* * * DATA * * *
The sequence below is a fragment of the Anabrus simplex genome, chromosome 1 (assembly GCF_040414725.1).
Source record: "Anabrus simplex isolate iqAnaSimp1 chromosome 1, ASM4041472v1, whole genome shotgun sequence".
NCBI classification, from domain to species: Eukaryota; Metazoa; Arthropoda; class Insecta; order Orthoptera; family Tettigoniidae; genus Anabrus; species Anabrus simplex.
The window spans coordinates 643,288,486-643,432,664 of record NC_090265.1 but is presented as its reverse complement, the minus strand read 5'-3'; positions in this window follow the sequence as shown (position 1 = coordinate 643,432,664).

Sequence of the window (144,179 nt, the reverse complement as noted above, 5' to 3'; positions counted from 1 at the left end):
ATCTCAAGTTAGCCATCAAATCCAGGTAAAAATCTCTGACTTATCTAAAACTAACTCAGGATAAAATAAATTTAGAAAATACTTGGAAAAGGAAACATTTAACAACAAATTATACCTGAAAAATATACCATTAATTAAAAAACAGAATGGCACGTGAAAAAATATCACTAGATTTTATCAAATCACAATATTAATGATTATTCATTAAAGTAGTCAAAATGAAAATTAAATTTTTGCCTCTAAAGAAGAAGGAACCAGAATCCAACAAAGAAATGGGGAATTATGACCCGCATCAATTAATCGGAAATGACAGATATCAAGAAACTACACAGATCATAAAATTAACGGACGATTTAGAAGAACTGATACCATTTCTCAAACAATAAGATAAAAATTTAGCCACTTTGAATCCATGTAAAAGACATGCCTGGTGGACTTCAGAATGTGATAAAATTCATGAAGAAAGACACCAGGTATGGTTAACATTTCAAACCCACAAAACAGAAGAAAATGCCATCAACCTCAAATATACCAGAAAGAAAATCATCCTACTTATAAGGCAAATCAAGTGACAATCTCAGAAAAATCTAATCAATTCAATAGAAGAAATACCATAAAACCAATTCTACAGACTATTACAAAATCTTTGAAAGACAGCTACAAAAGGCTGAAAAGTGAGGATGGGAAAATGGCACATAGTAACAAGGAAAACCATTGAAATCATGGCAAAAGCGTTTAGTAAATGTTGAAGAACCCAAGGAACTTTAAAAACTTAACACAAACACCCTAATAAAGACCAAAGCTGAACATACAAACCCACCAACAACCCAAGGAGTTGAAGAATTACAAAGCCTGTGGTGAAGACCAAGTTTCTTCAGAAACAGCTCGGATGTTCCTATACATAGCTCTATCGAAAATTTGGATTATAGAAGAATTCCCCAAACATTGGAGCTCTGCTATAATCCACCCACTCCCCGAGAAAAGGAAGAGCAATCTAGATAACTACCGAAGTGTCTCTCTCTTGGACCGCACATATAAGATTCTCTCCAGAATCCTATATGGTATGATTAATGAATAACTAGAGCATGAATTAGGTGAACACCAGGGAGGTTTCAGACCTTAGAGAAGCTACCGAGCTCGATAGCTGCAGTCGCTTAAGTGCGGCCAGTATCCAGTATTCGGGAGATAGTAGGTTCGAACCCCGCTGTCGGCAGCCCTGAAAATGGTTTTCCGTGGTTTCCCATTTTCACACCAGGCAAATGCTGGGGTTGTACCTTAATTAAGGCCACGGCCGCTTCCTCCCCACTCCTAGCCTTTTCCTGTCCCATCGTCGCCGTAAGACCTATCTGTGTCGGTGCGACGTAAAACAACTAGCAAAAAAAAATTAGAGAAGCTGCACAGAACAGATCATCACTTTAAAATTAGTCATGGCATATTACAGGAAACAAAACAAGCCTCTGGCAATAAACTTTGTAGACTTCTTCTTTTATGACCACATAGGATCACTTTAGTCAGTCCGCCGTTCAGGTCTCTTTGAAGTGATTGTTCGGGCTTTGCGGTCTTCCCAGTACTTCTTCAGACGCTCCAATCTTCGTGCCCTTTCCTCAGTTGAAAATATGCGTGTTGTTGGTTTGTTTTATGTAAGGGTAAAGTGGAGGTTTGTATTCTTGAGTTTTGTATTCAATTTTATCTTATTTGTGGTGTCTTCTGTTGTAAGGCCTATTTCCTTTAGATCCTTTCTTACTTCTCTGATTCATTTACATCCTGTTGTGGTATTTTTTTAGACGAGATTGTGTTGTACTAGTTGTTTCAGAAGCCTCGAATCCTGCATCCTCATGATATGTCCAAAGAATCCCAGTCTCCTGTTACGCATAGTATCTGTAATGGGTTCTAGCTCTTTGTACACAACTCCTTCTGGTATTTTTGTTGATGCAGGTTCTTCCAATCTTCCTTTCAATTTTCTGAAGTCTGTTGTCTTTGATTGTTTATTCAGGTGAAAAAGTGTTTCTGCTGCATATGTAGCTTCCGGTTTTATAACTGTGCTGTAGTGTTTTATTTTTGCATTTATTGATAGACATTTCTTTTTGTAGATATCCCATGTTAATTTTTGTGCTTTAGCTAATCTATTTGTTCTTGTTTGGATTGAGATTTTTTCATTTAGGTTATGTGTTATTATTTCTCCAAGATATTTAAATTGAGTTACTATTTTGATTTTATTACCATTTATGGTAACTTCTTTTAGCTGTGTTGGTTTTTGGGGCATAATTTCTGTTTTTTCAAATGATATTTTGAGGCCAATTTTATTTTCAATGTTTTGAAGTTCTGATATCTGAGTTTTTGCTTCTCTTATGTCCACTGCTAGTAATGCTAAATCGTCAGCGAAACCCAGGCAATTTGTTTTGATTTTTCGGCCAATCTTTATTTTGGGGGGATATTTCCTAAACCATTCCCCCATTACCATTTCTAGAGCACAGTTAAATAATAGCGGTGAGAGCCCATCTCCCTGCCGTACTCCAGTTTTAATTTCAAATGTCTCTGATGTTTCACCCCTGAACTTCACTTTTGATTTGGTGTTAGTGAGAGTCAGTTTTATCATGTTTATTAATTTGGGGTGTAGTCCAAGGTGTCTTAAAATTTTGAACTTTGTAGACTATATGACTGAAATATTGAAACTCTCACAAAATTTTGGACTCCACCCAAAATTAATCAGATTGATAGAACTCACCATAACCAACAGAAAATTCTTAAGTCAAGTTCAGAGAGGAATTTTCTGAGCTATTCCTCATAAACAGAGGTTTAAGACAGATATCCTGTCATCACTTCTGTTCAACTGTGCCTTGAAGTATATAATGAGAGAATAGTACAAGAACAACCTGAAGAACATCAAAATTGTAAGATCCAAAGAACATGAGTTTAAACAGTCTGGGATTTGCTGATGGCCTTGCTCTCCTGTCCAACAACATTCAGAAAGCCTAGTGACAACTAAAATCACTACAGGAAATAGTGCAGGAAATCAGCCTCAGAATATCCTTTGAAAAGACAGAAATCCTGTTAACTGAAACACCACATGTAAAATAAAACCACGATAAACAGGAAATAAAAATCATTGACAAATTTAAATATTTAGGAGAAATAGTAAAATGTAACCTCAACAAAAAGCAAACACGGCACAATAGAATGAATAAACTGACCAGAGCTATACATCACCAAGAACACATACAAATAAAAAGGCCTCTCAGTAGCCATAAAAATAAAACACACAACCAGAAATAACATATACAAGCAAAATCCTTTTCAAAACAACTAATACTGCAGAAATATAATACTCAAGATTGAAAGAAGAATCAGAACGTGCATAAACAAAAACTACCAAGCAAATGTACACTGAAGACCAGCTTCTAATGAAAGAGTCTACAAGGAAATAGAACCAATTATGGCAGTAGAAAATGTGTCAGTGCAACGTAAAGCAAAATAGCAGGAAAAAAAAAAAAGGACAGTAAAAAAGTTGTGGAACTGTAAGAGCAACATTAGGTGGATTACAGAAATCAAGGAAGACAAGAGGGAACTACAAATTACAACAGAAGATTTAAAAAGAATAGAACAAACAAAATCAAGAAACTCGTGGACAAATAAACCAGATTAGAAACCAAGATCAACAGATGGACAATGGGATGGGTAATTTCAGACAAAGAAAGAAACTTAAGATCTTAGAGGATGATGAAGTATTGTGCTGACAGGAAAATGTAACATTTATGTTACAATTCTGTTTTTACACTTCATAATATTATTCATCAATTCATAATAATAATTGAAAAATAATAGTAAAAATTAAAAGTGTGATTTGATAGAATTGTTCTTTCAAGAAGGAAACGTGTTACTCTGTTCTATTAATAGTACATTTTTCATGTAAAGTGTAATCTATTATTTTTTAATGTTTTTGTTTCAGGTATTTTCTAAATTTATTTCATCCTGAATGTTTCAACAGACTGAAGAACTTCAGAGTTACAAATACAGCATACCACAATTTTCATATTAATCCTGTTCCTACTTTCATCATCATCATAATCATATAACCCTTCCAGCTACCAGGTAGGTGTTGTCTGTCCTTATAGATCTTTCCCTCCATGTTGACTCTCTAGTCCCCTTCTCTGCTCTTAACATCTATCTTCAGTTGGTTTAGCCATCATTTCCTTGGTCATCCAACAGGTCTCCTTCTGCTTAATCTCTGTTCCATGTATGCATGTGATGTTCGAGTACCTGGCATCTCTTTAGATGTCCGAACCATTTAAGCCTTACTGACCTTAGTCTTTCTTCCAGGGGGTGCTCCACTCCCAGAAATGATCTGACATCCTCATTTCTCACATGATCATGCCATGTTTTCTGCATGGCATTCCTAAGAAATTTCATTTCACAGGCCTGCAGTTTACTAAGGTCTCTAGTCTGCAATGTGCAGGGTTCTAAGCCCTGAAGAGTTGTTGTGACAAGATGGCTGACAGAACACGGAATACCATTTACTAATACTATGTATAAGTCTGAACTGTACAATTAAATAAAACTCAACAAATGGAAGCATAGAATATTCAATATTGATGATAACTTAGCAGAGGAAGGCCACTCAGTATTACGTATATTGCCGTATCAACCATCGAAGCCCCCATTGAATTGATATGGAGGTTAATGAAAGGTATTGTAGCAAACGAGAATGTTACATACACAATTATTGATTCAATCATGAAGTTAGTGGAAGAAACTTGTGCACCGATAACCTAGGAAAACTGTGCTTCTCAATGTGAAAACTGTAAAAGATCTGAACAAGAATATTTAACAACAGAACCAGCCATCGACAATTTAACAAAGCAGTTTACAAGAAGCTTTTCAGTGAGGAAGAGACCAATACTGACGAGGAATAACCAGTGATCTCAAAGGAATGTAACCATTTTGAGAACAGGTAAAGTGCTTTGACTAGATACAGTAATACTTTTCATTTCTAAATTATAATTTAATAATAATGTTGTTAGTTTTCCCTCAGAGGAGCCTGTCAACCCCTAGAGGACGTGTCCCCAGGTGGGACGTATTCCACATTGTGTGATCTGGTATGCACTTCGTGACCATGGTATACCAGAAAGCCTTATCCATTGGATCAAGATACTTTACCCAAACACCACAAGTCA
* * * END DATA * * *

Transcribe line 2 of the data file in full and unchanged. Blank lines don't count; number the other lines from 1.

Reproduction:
Source record: "Anabrus simplex isolate iqAnaSimp1 chromosome 1, ASM4041472v1, whole genome shotgun sequence".